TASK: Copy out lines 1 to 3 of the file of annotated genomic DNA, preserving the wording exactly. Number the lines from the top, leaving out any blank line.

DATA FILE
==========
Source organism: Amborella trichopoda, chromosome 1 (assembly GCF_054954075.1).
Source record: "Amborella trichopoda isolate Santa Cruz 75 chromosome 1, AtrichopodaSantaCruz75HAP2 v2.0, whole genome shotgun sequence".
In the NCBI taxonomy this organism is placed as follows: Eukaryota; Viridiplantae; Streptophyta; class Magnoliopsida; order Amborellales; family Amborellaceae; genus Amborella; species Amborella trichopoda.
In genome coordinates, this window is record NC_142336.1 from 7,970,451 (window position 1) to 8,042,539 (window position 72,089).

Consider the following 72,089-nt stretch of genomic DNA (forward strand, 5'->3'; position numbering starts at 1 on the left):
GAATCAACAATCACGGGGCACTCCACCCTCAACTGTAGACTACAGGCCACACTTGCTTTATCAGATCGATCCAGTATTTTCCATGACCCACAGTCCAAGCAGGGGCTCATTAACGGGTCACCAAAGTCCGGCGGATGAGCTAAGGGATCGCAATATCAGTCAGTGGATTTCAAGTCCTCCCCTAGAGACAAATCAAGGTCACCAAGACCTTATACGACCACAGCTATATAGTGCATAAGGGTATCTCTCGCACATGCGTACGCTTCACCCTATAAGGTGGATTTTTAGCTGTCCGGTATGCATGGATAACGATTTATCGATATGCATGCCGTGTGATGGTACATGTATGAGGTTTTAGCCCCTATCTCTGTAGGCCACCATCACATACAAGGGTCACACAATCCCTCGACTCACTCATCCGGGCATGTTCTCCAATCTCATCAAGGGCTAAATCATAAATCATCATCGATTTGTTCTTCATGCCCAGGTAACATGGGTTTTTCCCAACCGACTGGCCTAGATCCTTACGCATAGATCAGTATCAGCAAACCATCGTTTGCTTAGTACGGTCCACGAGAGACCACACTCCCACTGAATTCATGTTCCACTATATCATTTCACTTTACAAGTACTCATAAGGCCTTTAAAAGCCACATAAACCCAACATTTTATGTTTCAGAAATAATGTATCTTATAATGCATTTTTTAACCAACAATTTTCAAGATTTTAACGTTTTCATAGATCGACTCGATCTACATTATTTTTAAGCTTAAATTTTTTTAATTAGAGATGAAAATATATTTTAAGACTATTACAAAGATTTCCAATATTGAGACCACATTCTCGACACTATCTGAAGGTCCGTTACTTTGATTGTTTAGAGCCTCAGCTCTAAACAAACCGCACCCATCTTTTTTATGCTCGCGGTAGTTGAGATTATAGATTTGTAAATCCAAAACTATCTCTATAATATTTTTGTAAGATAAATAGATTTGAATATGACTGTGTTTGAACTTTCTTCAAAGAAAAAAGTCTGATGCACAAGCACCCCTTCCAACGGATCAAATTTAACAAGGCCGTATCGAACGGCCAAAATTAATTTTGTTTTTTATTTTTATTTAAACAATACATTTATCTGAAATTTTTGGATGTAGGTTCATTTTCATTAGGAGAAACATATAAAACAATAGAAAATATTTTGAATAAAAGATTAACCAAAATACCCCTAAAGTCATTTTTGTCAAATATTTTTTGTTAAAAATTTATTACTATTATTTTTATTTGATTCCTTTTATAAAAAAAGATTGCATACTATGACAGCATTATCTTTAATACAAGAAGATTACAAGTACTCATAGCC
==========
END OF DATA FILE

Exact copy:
Source organism: Amborella trichopoda, chromosome 1 (assembly GCF_054954075.1).
Source record: "Amborella trichopoda isolate Santa Cruz 75 chromosome 1, AtrichopodaSantaCruz75HAP2 v2.0, whole genome shotgun sequence".
In the NCBI taxonomy this organism is placed as follows: Eukaryota; Viridiplantae; Streptophyta; class Magnoliopsida; order Amborellales; family Amborellaceae; genus Amborella; species Amborella trichopoda.